The maturation of B cells occurs within the bone marrow of higher vertebrates (with the exception of the Bursa of Fabricius in birds and the role of the Peyer's Patches in B cell maturation in some vertebrates).
It has been estimated that ~ 5 X 10^7 B cells are produced each day. However, only ~ 5 X 10^6 (10%) survive in the bone marrow to eventually enter the peripheral circulation.
Experimental evidence suggests that the cross-linking of membrane-bound immunoglobulin with antigen on immature B lymphocytes in the bone marrow triggers the cell to undergo apoptosis. This is a type of negative selection by which B cells bearing Ig which is specific for self antigen can be eliminated in the bone marrow.
Interestingly, there is also evidence that at least some immature B cells can be rescued from apoptosis by editing of light chain genes.
In such cells, an maturation of the cell is arrested and the RAG-1 and RAG-2 genes are reactivated. Lambda chain genes are triggered to rearrange, and a non-self reactive lambda light chain can replace the original self-reactive kappa light chain.
Within the bone marrow, under the influence of the hematopoietic micro-inducing environment provided by stromal cells, the differentiation of B lymphocytes occurs in the sequence diagrammed below:
Pluripotent Stem Cell--->Lymphoid Stem Cell--->Progenitor B Cell--->Precursor B cell--->Immature B cell--->Mature B cell
The progenitor B cells (termed pro-B) proliferate and fill the extravascular spaces of the bone marrow. Within these cells, heavy chain genes begin rearrangement. DH-JH rearrangement occurs and tDt (terminal deoxynucleotidyl transferase) is active. [Recall that tDt is the enzyme responsible for N-region diversification at the DH-JH and VH-DHJHjunction.]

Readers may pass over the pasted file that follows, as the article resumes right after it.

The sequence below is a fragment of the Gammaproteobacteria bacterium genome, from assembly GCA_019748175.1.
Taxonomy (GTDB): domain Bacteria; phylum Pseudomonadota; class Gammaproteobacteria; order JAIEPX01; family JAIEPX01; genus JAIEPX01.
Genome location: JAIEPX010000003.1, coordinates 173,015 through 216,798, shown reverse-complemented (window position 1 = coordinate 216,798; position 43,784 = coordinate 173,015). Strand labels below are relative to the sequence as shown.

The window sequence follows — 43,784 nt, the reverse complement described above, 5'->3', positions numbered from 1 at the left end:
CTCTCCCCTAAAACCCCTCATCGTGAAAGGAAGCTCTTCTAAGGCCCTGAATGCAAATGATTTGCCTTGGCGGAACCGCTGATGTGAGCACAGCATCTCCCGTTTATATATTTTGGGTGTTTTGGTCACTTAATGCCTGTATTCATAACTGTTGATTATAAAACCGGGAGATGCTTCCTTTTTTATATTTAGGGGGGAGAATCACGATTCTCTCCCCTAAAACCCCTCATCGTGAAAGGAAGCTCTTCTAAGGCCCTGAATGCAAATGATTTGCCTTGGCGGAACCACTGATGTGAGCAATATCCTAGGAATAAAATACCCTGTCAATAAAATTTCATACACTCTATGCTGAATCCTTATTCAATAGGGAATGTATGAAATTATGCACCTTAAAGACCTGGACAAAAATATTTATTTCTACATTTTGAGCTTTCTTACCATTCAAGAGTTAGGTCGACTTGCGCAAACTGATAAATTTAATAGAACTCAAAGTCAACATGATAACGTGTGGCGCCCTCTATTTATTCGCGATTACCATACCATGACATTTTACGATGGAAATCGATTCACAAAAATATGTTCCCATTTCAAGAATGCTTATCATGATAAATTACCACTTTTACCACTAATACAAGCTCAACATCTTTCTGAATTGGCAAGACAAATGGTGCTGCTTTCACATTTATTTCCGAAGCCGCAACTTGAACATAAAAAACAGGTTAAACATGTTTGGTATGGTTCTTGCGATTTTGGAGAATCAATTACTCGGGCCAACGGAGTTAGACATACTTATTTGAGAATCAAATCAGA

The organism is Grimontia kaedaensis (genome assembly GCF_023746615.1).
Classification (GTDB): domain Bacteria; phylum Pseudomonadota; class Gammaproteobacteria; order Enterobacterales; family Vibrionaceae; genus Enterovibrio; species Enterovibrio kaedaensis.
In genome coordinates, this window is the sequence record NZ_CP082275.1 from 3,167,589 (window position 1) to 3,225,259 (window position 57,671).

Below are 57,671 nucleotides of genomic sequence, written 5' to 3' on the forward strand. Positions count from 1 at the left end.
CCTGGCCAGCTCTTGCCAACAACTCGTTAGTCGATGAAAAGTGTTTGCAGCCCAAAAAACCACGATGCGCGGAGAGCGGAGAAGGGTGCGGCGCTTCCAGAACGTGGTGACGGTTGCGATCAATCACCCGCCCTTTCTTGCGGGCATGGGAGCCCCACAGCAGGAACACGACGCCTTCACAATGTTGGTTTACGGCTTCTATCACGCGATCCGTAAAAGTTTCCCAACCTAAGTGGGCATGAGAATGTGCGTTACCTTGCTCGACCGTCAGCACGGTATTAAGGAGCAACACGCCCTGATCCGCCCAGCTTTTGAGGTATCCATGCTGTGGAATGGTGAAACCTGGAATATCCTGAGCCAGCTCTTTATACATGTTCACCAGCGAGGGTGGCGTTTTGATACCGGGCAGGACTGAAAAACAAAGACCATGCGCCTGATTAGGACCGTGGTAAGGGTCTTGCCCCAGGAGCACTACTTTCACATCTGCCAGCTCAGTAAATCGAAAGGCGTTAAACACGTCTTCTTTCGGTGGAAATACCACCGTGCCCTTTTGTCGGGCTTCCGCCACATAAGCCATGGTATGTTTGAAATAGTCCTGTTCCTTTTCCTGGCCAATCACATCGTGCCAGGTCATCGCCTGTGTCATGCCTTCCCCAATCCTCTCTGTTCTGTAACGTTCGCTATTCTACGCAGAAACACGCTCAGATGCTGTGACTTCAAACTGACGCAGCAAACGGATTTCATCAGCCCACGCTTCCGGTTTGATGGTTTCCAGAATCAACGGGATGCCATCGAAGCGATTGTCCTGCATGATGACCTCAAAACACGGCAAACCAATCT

A truncated mu heavy chain is produced at this time and is associated with two distinct polypeptides which form a "surrogate light chain". One of the polypeptides has a conformation similar to the variable region of light chain while the second polypeptide has a conformation similar to the constant region of the light chain. The truncated mu heavy chain in association with the "surrogate light chain" can be detected on the surface of the pro-B cells. Even in this early form, the structure is also associated with the heterodimer Ig-alpha/Ig-beta [explained below]
The rearrangement of the VH gene segments with DHJH and the appearance of the IL-7 receptor signals the transition from pro-B to precursor B cell (pre-B). These cells proliferate and produce a complete mu heavy chain still associated with the surrogate light chain and the Ig-alpha/Ig-beta heterodimer (together termed the pre-B cell receptor).
Continued maturation of the pre-B cell to an immature B cell requires light chain gene rearrangement. Once a functional light chain is produced, the immature B cell is now committed to a particular antigenic specificity determined by the antigen binding site formed by the VH and VL domains. The immature B cell, therefore, expresses the mu heavy chain + either a kappa or lambda light chain. It is the immature B cell which is subjected to the process of negative selection. Further development of immature B cells which survive negative selection leads to the co-expression of IgD and IgM on the membrane, which is a characteristic of mature B cells.
Following the release of mature B cells from the bone marrow, the subsequent steps in B cell development--activation, proliferation, and differentiation occur in the periphery and require the presence of specific antigen.
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